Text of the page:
hemingway and stein gab about homosexuality

I delight at the gaffes of creative geniuses. Not from any sense of schadenfreude, but simply as a reminder that even the brightest among us are capable of appalling stupidities. Reassurance can be squeezed from any stone, I suppose. That’s why I chuckled when V.S. Naipaul said of women writers in an interview last year that no woman novelist is his literary match. “I read a piece of writing and within a paragraph or two I know whether it’s by a woman or not.” It’s unequal to me, he adds. Apparently women writers only produce “feminine tosh. I don’t mean this in any unkind way,” he says. No, of course not. Kindness or unkindness aside, I definitely got my chuckle, just as I did this morning when I was reading Hemingway’s A Moveable Feast. He recounts a conversation with Gertrude Stein on sex. Homosexuality, to be precise. Hemingway admits to a certain prejudice against homosexuality. “I knew it was why you carried a knife and would use it in the company of tramps when you were a boy….” Stein attempts to dislodge the coarser aspects of his prejudice. But in doing so, she exchanges one prejudice for another, and words it so bluntly that I feel the stirrings of the old familiar pleasure. “The main thing is that the act homosexuals commit is ugly and repugnant and afterwards they’re disgusted with themselves. They drink and take drugs, to palliate this, but they are disgusted with the act and they are always changing partners and cannot be really happy…. In women it is the opposite. They do nothing that they are disgusted by and nothing that is repulsive and afterwards they are happy and they can lead happy lives together.”


6 Responses to hemingway and stein gab about homosexuality

  1. cbjamess says:

    More than a few biographers have wondered just how often Hemingway had to use that knife during his days as a ‘tramp.’ Their attitudes seem typical for the time to me. They are part of the reason why Moveable Feast is a love/hate book as far as I’m concerned. Parts of it I do love, but parts of it feel like Hemingway settling scores often with people who were no longer around to give their side of the events.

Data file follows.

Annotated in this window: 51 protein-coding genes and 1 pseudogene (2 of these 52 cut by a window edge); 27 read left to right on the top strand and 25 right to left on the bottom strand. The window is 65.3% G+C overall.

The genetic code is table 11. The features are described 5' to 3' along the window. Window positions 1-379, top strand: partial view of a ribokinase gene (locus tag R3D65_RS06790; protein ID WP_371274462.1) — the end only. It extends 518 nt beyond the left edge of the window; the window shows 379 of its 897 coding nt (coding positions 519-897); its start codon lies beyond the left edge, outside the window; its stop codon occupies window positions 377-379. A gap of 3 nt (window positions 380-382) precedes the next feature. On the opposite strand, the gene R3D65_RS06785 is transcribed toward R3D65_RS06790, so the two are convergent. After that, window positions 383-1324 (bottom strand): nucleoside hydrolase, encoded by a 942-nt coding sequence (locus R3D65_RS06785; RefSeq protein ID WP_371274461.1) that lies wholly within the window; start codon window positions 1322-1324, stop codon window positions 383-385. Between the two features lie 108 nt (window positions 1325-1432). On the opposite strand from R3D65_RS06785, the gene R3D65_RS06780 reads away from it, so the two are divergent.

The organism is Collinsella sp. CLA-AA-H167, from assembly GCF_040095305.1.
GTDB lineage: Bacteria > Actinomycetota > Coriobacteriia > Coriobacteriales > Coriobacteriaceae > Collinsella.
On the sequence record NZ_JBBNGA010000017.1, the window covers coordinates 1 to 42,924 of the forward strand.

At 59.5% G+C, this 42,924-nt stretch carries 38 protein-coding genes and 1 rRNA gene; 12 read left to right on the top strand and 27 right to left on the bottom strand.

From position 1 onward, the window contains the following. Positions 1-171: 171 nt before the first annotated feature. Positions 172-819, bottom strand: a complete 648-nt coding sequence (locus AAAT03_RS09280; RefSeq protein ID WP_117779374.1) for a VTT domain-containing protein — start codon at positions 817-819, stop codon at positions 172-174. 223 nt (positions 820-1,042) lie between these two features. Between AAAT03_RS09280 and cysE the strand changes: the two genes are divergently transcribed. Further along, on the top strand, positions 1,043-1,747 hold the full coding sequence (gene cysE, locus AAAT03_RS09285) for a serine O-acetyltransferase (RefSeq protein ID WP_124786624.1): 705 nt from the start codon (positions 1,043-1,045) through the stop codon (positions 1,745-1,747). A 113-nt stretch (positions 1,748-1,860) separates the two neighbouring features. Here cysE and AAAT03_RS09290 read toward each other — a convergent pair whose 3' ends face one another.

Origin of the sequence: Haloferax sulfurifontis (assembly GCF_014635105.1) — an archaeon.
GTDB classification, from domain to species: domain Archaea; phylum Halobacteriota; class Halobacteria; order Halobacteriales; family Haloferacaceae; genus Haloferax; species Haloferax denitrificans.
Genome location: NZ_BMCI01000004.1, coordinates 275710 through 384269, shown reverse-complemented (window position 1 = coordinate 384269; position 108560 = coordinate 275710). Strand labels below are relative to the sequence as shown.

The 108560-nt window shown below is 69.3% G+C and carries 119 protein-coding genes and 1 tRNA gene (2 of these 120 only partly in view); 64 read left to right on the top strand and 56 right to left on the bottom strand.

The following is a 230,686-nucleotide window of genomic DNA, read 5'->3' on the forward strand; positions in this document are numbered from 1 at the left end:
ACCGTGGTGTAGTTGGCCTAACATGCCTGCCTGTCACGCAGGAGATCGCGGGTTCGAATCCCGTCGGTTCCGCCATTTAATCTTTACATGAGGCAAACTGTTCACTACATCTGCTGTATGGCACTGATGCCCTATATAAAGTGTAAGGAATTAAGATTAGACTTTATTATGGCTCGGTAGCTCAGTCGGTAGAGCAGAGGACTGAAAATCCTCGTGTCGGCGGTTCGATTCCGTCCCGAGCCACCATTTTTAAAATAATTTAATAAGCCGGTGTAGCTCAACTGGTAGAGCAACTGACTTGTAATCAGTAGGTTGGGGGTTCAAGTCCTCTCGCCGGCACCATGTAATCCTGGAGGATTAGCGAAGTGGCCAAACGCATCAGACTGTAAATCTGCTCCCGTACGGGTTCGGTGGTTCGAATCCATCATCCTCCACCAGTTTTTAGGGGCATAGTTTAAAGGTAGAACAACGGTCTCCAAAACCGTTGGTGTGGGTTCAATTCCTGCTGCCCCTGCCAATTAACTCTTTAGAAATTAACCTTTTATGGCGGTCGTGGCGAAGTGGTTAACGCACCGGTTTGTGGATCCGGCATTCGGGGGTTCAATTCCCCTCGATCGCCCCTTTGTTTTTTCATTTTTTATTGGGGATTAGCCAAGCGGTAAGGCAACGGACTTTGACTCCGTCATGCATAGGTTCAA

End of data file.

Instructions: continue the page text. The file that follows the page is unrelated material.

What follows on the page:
• Interesting, my mind snagged on the use of the word “knife.” I thought, ever the hunter and outdoorsman. In the passage I cited, Hemingway says he’s a boy. I suppose I can imagine him carrying a knife for self-defense, assuming such a posture is warranted. As for settling scores, I suppose I should be careful. “Stein” in my post isn’t the historical Stein, for all I know, but merely Hemingway’s Stein.

  2. Biblibio says:

    I call moments like this “head-smack-sighs”. On the one hand, there’s the dark humor in the situation, but on the other is the unsettling aspect of statements we as readers do not necessarily agree with. I always find myself wondering for a moment if I shouldn’t be more outraged – I’ve stopped reading other authors for far less – but my conclusion has been that it’s a highly personal call and that I cannot predict my reaction. So I either cut the author off or decide that it isn’t worth it, smacking my head and sighing instead to display my disagreement…

  3. khalid mir says:

    Great blog, Kevin. Stumbled here looking for something on Bellow and Spinoza.



  4. anokatony says:

    Once in a while there is a writer who is relentlessly wrong-headed but still writes interesting novels. A good example for me is the French writer Celine who was a Nazi yet still wrote ‘Journey to the End of the Night’. I suppose a more modern example would be Naipaul whose Miguel Street is very good. Yet there are several woman writers I rank above Naipaul including Alice Munro, A.S. Byatt, and Louise Erdrich. .

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